It’s easy to forget that something as serious as a heart defect can be pretty subjective. Especially when observation of the problem can only be done via ultrasound. But depending on their experiences and what they see, the experts seem to come away with different assessments and expectations. Happily the surgeon, Dr. Nigro, and Beth, our fantastic Cardiac Nurse Practitioner, immediately told us this morning that they are pleased with where Pedro is at.

Even before saying hello almost, they reassured us that Pedro’s heart has only increased in size by about 10% over the last few months that they’ve been watching. While it is definitely enlarged, they estimate that it is only taking up about 52% of his chest cavity, which means his lungs have not been inhibited in their development. They anticipate that he won’t have the major breathing problems that some heart babies do at birth. AND they don’t think he will need surgery immediately. Their preference, in any case, will be to try everything else first to stabilize Pedro at birth and let him grow a little older before surgery.  Even if he is struggling, hopefully he can “eek by” until he is bigger and stronger. (Yes, the surgeon said “eek”).

In any event, we have a better idea of what to expect. Delivery should be normal, with a little extra monitoring, and just like other babies Pedro will be cleaned up and checked right there in the labor & delivery room (under a warmer). Then they’ll bundle him up for us to hold him! If he is doing okay, we should get a little bit of time with him before Braden goes with him to the NICU (which is on the same floor as L&D). He will be in the regular NICU for about 24 hours or so and then he’ll be transferred to the PCICU (Pediatric Cardiothoracic ICU). He’ll be in the PCICU about a week or week and a half. IF he does end up needing surgery right away it will be within the first week. In that case he’ll be in the PCICU for a few more weeks than he would otherwise.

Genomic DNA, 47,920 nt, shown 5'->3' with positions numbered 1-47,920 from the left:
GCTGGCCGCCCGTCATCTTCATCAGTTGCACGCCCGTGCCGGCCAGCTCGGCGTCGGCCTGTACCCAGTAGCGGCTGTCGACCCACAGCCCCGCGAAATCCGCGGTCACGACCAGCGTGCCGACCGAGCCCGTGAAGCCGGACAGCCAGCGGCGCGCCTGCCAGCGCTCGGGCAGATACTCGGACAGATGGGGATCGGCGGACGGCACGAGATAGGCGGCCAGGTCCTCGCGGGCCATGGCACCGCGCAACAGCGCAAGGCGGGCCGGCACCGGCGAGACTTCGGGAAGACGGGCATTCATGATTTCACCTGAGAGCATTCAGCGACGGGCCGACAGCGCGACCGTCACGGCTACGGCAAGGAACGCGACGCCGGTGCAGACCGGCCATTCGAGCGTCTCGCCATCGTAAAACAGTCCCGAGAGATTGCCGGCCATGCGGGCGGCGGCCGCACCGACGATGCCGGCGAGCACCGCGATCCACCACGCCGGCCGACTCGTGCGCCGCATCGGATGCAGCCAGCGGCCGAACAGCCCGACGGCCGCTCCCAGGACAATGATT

All Roads Lead to Nigro

Yesterday I had a consultation with Dr. Jedeikin from the Arizona Pediatric Cardiology group (affiliated with the Phoenix Children’s Hospital) for a second opinion/option kind of thing. We were tempted to cancel the appointment because we feel so good about the St. Joe’s group, but we decided that we should see what Dr. Jedeikin  had to say. You know, due diligence and everything.

Dr. Jedeikin seems really great. (And I’m not just saying that because I like his South African accent…) He is very, very passionate about hearts and cardiology. He did a fetal echo and went over Ebstein’s Anomaly with me again. I always learn new things about the heart, and I came away in awe of all of the many facets of a human heart–how do all of those parts work perfectly in most people?!